Friday marked 30 years since the Hubble Space Telescope launched into orbit aboard Space Shuttle Discovery.
To mark the occasion, NASA released a new portrait showing what is described as “a firestorm of starbirth in a neighboring galaxy.”
Hubble, orbiting above the atmosphere, provides crystal-clear images of the cosmos to researchers, scientists, enthusiasts, and the general public alike.
Besides the images, Hubble has also measured the expansion and acceleration rate of the universe, discovered black holes are common in galaxies, studied the atmospheres of planets around other stars, monitored weather on other planets in the solar system, and has looked back in time across 97% of the universe to chronicle the birth and evolution of galaxies and stars.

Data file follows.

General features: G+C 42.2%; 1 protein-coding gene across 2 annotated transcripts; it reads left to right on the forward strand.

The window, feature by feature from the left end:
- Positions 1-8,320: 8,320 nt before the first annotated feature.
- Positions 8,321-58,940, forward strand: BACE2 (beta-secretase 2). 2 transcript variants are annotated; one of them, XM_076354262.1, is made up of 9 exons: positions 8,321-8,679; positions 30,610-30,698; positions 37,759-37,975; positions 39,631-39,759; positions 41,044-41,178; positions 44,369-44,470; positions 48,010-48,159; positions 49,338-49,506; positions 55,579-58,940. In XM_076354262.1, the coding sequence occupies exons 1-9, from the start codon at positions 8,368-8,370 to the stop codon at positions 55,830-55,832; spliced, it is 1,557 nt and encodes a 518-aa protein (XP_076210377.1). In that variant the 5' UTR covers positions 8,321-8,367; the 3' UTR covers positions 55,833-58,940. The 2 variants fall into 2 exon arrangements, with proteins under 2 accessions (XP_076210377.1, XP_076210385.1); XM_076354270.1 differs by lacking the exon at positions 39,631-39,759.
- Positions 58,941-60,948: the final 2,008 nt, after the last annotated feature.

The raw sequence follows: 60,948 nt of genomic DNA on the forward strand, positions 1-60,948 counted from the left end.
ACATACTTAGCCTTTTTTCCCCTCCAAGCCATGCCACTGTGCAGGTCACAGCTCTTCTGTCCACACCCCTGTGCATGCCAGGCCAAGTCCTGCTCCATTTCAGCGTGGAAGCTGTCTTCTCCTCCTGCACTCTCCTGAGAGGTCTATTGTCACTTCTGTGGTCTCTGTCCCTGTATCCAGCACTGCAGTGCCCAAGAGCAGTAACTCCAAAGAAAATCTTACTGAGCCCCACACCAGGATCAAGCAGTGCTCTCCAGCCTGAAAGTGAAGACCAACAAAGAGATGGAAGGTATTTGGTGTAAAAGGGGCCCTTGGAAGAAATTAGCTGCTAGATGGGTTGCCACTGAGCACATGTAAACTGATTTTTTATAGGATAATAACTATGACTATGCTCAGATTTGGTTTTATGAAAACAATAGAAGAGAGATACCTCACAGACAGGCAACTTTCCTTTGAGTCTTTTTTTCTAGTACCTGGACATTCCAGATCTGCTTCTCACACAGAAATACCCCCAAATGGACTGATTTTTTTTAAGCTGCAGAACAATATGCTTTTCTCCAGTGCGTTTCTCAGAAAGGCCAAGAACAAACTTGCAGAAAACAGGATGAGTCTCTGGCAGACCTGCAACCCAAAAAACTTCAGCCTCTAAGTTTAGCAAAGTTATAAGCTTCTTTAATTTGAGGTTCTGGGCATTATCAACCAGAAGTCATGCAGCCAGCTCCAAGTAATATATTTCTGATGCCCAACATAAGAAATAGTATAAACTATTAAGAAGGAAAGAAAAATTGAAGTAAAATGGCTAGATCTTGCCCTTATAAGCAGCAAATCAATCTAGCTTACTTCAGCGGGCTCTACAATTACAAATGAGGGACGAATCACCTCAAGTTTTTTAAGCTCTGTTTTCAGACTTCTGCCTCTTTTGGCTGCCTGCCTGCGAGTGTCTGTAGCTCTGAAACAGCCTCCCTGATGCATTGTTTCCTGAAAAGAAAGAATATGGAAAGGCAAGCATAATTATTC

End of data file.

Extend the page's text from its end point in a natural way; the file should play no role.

Its 1.4 million observations have led to 17,000 research publications and will continue to fuel astronomy for generations to come.
The James Webb Space Telescope, expected to launch in 2021, will spend its first few years operating and observing alongside Hubble.
Friday’s image shows a group of bright stars in one nebula, each 10-20 times more massive than the Sun, pushing gas away to form bubble-like structures. In a separate nebula, a single star 200,000 times more massive than the Sun has ejected gas in a series of events which caused it to lose part of its outer “shell.”